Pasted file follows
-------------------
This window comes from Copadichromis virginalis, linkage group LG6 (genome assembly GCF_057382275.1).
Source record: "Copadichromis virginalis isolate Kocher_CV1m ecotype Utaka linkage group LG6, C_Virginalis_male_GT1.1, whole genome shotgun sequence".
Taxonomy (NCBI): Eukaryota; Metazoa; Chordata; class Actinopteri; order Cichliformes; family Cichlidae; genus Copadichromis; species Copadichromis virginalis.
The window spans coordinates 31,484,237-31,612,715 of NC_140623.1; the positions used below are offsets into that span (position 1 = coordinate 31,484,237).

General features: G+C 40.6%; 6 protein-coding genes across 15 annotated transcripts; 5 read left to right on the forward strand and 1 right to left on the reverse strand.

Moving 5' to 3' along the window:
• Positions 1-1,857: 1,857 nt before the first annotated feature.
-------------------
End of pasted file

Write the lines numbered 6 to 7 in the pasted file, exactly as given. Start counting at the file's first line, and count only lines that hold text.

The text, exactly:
Moving 5' to 3' along the window:
• Positions 1-1,857: 1,857 nt before the first annotated feature.